Customs Associates


Duty valuation

The basic principles of customs valuation set out that the customs value of goods is based on six hierarchical rules. The rules must be applied in turn to the import concerned and, once a customs value can be arrived at under that rule, no further action is taken (although rules 4 and 5 are interchangeable). The six rules in order are:

  1. transaction sale value
  2. identical goods imported within a reasonable time limit of other goods imported under a transaction value
  3. similar goods imported within a reasonable time limit to other goods imported at a transaction value
  4. the selling price in the Community less certain deductions
  5. the built up price
  6. fallback rule applying all reasonable principles.

While most goods are declared under method 1, customs valuation is clearly not a simple matter. It is complicated by issues such as:

  • royalties or licence fees that are payable for the goods;
  • materials, components and tooling supplied free of charge or at a reduced cost to the overseas manufacturer;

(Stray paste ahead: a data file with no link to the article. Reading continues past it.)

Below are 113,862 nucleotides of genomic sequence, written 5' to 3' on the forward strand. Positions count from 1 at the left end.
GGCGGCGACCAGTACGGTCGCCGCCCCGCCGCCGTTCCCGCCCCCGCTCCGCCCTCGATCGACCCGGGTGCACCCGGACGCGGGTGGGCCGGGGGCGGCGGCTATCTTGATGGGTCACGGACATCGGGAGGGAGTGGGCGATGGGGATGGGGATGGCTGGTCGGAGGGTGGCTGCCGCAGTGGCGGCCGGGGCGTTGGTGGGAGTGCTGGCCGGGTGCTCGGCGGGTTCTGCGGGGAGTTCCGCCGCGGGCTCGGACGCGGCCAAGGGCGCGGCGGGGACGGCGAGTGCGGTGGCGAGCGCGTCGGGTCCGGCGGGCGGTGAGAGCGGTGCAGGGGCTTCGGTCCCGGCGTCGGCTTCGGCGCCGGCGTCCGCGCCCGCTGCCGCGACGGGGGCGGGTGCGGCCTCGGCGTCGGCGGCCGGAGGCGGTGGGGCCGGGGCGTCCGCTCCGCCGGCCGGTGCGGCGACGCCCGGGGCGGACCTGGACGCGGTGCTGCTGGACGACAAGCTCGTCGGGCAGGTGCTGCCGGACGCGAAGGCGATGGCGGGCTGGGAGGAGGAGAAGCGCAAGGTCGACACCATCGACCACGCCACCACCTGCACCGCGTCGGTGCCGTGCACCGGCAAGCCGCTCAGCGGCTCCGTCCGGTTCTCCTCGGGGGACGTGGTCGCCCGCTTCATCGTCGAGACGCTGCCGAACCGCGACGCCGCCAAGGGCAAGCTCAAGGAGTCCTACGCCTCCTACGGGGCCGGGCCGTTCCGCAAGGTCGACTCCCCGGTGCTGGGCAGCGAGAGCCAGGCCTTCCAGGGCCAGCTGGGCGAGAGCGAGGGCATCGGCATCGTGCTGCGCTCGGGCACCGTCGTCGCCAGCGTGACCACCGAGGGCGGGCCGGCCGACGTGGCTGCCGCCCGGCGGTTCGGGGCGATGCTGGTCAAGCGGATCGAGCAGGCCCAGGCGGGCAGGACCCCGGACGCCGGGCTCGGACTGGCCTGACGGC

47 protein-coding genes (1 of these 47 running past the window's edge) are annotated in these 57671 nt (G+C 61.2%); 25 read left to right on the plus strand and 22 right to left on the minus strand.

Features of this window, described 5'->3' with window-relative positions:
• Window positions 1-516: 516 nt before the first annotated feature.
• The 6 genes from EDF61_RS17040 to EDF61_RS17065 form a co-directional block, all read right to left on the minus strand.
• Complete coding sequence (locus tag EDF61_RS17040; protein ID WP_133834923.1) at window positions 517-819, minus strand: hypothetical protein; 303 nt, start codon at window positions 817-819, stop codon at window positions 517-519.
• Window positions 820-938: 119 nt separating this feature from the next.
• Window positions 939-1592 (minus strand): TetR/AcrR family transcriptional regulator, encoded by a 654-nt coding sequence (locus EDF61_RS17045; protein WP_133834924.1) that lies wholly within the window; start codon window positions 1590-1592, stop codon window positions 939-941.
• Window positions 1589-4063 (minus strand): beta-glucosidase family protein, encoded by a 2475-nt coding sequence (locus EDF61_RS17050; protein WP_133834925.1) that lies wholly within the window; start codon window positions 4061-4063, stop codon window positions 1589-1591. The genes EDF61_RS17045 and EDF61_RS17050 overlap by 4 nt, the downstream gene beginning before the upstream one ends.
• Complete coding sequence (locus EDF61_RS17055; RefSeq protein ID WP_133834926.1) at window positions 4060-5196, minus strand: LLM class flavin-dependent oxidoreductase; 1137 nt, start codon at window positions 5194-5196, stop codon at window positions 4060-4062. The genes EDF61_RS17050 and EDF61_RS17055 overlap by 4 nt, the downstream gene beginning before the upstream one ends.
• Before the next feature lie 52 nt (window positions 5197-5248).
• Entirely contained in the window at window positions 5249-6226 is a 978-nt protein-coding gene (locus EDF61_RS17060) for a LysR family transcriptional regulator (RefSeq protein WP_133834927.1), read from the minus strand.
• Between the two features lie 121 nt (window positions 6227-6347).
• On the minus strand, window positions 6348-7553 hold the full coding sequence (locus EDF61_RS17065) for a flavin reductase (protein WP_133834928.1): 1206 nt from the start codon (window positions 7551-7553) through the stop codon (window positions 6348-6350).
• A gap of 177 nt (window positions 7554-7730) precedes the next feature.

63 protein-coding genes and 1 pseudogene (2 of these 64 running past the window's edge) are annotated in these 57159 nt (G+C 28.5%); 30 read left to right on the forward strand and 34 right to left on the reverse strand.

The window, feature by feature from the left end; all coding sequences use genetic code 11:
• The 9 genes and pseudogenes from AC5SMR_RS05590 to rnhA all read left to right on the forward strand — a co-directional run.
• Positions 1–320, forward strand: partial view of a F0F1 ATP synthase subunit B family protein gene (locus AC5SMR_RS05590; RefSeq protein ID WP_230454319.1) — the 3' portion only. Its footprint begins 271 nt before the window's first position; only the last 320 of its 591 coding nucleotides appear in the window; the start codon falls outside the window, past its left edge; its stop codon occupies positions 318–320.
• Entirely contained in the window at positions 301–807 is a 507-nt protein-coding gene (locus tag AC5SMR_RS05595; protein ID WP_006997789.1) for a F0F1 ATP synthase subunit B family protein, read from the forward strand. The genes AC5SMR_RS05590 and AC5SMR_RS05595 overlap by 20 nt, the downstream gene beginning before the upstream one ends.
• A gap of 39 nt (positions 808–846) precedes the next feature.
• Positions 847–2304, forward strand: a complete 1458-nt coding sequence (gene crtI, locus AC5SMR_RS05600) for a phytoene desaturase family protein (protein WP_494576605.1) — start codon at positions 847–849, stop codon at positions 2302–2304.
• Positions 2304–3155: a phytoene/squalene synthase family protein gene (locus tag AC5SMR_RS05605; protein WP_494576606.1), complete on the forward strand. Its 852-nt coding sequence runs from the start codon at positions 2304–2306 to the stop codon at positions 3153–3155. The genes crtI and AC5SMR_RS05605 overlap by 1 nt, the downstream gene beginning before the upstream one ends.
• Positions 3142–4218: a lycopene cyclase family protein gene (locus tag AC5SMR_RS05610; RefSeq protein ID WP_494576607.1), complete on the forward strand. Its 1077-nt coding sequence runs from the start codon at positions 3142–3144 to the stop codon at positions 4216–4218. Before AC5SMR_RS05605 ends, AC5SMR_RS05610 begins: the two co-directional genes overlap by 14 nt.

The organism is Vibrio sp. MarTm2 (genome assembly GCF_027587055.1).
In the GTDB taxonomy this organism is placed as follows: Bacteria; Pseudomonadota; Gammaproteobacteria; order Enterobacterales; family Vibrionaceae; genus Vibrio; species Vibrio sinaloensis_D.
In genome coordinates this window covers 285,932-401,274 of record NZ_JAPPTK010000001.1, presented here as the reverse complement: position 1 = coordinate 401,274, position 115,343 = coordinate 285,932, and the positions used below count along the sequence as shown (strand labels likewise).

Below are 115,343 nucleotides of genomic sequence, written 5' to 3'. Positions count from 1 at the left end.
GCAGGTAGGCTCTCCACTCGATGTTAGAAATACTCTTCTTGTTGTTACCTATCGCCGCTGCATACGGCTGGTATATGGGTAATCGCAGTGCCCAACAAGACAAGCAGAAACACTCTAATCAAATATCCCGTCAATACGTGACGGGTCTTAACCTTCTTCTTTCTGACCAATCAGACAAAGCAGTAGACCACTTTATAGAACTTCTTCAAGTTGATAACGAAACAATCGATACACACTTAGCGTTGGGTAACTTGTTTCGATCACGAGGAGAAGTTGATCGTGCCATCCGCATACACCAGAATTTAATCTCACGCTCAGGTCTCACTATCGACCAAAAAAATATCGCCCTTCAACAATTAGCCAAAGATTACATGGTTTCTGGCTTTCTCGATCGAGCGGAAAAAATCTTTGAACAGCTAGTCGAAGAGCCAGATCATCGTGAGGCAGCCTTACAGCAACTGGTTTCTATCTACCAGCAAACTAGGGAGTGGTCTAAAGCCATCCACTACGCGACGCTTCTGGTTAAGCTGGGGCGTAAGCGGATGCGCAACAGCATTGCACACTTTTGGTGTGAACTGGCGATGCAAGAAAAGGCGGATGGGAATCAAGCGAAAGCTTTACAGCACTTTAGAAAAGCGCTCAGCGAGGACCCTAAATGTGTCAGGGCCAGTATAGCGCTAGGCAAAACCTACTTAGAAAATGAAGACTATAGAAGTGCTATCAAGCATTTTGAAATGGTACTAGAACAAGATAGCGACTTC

• commissions and profit sharing;
  • related party transactions and transfer pricing.

There are costs that can be excluded from the customs value such as buying commissions, discounts and interest charges but international transport costs are dutiable and must be accounted for properly. In general, it is necessary to consider each case on its own merits taking individual circumstances into account.


Transfer pricing and the value of goods for customs purposes

Customs duty is generally determined as a percentage of the value of the goods. The percentage rate to be applied depends on the detailed description of the goods (see Classification). The customs value is based on the CIF (cost, insurance and freight) value of the goods and the sale to be declared at import must be the transaction that took place immediately prior to import. Transactions between related, or even associated, companies may be investigated by the customs authorities.


Internet sales

The value for customs purposes is based on the sale occurring immediately prior to import which means that, if goods are sold directly from a supplier overseas to an end customer in the UK, the duty and VAT will be assessed on that sales price.